Predator drone deal: Congress poses seven questions for govt to answer
The Congress party claimed that what happened in the Rafale deal was being repeated in the Predator drone deal with the US
The Congress party on Wednesday raised concerns over the cost of India's acquisition of Predator drones from the United States, claiming that the country is paying more than other nations. According to the party, other countries acquired the same drones for less than four times India’s price.
As per media reports, India has entered into a deal to purchase 31 Predator drones for approximately $3 billion, equivalent to around Rs 25,000 crore, which implies that each drone costs Rs 880 crore. Besides coming out with a statement alleging the outdated tech was being purchased for four times the price, the Congress party also raised seven crucial questions for the government to answer.
The questions posed to the government include why there was no cabinet committee on security meeting to approve the drone deal. Why is India paying more than the price for a drone, as compared to other countries, why are we paying the highest price for a drone which does not have AI integration? When the air force had reservations about the skyrocketing prices of these drones, then what was the tiering hurry to have a deal? Indeed, it would have happened post negotiations of the pricing, and other technical specifications, including an AI integration.
What happened to Make in India and Aatmanirbhar Bharat in defence? Why was Rs 1786 crore spent on the development of TAPAS BH 201 by DRDO if there wasn’t any intention to manufacture these drones for domestic usage, and if India was willing to pay US$ 100 million/drone made by General Atomics USA?
Why is there only an 8-9 per cent technology transfer from the US for the deal? On 20th December 2017, the government, in a written reply to the Lok Sabha, the MoS defence said that “procurement of Predator ‘B’ Sea Guardian is being progressed under Buy (Global) category and no transfer of technology is envisaged.”
Would the Modi government now clarify why India never envisaged technology transfer for these drones? In April 2023, the armed forces informed the Modi government that the requirement for Predator drones is 18 and not 31. Then why is the Modi government buying 31 drones now? What are the links of General Atomics's CEO with the ruling establishment's influential figures?
Addressing a press conference, Congress spokesperson Pawan Khera remarked, "What happened in the Rafale deal is repeated in the Predator drone deal with the US. Other countries are purchasing the same drones at less than four times the price. India is buying 31 Predator drones for $3 billion, which is Rs 25,000 crores. We are buying a drone for Rs 880 crores."
The Congress party responded to recent social media reports and followed the Ministry of Defence's (MoD) statement refuting the price and purchase terms mentioned in those reports.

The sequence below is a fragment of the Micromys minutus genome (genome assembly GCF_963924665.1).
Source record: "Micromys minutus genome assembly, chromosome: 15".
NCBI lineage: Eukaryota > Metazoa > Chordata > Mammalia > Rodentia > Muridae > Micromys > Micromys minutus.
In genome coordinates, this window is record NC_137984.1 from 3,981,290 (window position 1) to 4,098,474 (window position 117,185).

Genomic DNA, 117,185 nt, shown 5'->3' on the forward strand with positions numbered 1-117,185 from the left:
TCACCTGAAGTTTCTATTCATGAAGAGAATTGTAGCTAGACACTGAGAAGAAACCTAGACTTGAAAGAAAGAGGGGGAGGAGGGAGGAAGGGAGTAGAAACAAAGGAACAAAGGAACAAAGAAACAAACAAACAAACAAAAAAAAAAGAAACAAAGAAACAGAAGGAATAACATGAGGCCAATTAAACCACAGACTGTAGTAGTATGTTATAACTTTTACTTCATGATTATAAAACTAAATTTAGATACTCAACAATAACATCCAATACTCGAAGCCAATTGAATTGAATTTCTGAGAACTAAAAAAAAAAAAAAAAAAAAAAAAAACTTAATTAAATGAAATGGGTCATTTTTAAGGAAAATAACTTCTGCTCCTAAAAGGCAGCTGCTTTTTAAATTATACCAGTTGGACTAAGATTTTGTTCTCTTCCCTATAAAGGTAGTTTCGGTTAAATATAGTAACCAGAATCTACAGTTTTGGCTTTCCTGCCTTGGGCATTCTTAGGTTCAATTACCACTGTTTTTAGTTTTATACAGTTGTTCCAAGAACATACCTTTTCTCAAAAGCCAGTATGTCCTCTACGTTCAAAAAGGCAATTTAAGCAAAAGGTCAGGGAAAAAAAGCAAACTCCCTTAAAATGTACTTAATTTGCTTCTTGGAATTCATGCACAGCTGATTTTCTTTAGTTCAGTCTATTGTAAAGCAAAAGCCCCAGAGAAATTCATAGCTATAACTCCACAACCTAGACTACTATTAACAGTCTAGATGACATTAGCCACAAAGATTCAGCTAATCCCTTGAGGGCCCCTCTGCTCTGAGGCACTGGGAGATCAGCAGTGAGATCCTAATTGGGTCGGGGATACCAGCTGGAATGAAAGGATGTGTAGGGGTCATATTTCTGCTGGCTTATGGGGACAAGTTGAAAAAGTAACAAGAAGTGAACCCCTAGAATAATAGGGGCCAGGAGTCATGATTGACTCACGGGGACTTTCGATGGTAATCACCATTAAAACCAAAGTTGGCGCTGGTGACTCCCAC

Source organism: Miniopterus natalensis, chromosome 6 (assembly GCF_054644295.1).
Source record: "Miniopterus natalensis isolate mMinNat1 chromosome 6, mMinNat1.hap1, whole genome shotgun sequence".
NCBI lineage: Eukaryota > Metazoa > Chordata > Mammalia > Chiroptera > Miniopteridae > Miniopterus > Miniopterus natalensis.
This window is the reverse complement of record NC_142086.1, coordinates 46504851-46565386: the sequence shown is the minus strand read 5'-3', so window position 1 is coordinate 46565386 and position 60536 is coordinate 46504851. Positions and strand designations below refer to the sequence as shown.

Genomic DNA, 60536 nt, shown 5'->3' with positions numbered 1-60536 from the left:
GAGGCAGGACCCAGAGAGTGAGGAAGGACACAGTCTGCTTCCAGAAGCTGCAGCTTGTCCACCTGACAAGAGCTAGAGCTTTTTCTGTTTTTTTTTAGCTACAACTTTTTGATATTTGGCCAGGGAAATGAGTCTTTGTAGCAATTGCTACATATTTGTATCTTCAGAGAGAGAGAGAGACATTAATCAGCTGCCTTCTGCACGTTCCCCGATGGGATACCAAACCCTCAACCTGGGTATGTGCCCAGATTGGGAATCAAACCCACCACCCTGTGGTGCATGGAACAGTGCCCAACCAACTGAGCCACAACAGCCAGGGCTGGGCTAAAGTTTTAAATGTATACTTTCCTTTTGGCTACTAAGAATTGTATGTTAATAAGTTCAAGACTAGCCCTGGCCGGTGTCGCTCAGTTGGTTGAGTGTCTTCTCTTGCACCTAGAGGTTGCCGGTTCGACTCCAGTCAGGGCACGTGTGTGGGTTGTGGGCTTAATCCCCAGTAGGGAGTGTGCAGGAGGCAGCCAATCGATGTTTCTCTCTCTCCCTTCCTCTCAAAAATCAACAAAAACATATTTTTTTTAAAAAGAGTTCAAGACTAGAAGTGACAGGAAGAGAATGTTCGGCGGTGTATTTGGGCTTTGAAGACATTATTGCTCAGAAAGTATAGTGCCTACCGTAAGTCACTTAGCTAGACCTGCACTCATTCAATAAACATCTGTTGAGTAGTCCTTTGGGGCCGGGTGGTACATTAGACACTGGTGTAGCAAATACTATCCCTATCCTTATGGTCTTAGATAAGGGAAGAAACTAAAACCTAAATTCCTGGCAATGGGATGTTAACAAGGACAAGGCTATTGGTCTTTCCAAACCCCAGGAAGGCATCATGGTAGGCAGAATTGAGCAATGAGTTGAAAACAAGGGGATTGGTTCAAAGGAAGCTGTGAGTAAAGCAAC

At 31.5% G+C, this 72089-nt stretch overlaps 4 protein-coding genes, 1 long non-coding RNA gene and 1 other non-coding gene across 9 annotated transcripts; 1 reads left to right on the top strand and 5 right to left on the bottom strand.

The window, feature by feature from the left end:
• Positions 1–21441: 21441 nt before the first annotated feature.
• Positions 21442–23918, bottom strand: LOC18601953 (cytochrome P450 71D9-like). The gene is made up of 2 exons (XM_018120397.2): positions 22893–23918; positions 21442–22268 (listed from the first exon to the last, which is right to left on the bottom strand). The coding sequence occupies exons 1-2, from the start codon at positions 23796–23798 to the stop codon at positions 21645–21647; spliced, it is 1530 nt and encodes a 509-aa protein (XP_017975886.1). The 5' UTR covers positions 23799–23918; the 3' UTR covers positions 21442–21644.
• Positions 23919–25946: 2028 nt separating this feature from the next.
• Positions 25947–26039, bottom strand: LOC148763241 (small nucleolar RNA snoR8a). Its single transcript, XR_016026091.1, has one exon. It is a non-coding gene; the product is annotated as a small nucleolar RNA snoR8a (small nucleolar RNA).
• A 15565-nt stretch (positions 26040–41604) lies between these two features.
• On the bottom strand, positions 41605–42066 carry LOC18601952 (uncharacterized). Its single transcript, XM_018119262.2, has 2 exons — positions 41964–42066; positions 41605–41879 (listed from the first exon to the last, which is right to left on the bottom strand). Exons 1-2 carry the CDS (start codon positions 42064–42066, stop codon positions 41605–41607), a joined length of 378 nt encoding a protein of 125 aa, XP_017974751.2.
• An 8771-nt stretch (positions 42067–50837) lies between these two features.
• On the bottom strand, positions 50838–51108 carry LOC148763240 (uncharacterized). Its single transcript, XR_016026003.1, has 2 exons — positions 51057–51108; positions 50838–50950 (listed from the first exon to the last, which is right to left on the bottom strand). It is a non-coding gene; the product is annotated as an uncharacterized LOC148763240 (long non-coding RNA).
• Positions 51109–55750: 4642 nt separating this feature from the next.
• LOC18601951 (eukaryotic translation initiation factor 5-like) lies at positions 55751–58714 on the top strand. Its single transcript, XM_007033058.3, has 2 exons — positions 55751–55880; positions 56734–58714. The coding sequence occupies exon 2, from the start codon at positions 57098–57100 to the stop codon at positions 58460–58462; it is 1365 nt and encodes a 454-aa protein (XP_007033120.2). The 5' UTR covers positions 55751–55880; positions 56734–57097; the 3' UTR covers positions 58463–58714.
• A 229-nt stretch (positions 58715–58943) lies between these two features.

The MoD dismissed these reports as baseless and claimed that individuals planted them with ulterior motives. The ministry emphasised that such reports aimed to disrupt the acquisition process and urged the public not to spread fake news or misinformation, which could adversely impact the morale of the Armed Forces.
On June 15, the Defence Acquisition Council (DAC) approved the acquisition of 31 Predator drones, known as MQ-9B drones, from the USA for the tri-services. Under this approval, 16 Sky Guardian and 15 Sea Guardian drones will be procured through the foreign military sale (FMS) route.
The procurement process involves sending a letter of request (LoR) to the US government, specifying the requirements of all three services, equipment details, and terms of procurement. The US government and the MoD will then finalise the letter of offer and acceptance (LOA), which will outline the equipment details and terms of procurement based on the FMS program. The final price of the drones for India will be negotiated once the US government grants policy approval. The Defence Ministry will compare the acquisition cost with the best price offered by General Atomics (GA) to other countries.
Predator drones have an endurance of up to 36 hours and can be utilised for targeted monitoring of specific areas of interest. These drones will be deployed at three major hubs across India for surveillance purposes, including monitoring the borders with China and Pakistan. One of the hubs will be stationed in the North or Northwest region, another in the north-eastern region, and the INS Rajali will serve as one of the deployment locations, where two Predator drones were already leased in 2020-21 during the border clashes with China.